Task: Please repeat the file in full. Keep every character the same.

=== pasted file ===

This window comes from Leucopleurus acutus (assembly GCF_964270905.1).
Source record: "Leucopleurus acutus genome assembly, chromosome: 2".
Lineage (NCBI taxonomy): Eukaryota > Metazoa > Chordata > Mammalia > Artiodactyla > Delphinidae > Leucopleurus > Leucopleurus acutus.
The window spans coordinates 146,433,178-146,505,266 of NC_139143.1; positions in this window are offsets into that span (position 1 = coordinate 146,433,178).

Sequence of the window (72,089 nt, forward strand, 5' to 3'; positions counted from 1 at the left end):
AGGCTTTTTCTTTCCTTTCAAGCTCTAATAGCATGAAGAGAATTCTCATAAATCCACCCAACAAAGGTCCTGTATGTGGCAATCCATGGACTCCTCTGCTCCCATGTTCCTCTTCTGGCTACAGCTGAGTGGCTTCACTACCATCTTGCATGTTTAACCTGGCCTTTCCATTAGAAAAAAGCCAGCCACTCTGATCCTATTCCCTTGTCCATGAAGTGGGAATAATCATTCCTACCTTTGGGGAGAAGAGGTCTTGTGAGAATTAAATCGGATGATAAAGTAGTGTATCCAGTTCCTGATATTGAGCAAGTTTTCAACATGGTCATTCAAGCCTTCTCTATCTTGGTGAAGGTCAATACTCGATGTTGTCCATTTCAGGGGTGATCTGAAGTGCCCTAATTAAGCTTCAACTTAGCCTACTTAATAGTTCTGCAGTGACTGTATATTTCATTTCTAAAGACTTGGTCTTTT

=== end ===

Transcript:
This window comes from Leucopleurus acutus (assembly GCF_964270905.1).
Source record: "Leucopleurus acutus genome assembly, chromosome: 2".
Lineage (NCBI taxonomy): Eukaryota > Metazoa > Chordata > Mammalia > Artiodactyla > Delphinidae > Leucopleurus > Leucopleurus acutus.
The window spans coordinates 146,433,178-146,505,266 of NC_139143.1; positions in this window are offsets into that span (position 1 = coordinate 146,433,178).

Sequence of the window (72,089 nt, forward strand, 5' to 3'; positions counted from 1 at the left end):
AGGCTTTTTCTTTCCTTTCAAGCTCTAATAGCATGAAGAGAATTCTCATAAATCCACCCAACAAAGGTCCTGTATGTGGCAATCCATGGACTCCTCTGCTCCCATGTTCCTCTTCTGGCTACAGCTGAGTGGCTTCACTACCATCTTGCATGTTTAACCTGGCCTTTCCATTAGAAAAAAGCCAGCCACTCTGATCCTATTCCCTTGTCCATGAAGTGGGAATAATCATTCCTACCTTTGGGGAGAAGAGGTCTTGTGAGAATTAAATCGGATGATAAAGTAGTGTATCCAGTTCCTGATATTGAGCAAGTTTTCAACATGGTCATTCAAGCCTTCTCTATCTTGGTGAAGGTCAATACTCGATGTTGTCCATTTCAGGGGTGATCTGAAGTGCCCTAATTAAGCTTCAACTTAGCCTACTTAATAGTTCTGCAGTGACTGTATATTTCATTTCTAAAGACTTGGTCTTTT